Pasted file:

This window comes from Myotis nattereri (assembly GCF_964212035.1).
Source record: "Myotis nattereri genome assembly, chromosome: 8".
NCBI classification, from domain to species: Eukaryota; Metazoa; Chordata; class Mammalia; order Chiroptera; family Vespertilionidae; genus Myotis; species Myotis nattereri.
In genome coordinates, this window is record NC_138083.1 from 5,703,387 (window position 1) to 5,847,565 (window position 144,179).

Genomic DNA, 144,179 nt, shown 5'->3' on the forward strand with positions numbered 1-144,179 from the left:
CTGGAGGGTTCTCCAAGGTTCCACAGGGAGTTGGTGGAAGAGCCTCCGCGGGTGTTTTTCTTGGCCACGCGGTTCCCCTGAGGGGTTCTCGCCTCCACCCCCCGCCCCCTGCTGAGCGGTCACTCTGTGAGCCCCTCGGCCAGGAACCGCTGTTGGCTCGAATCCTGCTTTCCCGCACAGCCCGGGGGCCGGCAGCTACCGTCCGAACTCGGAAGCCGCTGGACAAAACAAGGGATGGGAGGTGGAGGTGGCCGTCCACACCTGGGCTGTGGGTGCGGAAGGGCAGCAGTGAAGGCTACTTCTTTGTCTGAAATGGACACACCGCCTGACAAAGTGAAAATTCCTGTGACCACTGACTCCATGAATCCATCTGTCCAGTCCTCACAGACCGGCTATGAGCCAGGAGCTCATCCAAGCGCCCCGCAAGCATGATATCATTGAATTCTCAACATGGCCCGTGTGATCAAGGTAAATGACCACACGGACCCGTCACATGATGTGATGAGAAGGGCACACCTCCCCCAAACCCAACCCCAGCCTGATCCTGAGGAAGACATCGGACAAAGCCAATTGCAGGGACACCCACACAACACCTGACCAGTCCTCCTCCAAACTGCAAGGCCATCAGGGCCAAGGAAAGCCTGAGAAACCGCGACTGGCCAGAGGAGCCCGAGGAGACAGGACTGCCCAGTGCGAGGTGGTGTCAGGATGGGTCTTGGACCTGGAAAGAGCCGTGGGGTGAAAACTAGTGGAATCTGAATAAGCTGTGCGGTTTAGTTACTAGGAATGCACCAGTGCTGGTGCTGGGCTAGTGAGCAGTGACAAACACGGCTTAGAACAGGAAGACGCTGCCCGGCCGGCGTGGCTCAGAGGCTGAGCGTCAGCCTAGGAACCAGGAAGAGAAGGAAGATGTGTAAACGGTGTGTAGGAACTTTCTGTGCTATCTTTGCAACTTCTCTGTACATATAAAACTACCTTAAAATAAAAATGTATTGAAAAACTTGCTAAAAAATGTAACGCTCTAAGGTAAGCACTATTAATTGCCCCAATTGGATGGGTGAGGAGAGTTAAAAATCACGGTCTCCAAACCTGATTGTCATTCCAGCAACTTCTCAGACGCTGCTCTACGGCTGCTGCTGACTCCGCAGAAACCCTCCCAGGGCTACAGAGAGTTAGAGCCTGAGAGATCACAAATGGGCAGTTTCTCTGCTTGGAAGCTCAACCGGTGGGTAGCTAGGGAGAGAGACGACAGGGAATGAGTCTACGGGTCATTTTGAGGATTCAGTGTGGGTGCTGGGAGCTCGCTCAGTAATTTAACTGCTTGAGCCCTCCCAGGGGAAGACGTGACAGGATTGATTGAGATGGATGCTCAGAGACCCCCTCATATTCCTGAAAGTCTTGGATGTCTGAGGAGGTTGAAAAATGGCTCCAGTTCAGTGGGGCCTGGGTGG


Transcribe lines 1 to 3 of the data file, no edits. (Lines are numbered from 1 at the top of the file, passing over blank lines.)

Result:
This window comes from Myotis nattereri (assembly GCF_964212035.1).
Source record: "Myotis nattereri genome assembly, chromosome: 8".
NCBI classification, from domain to species: Eukaryota; Metazoa; Chordata; class Mammalia; order Chiroptera; family Vespertilionidae; genus Myotis; species Myotis nattereri.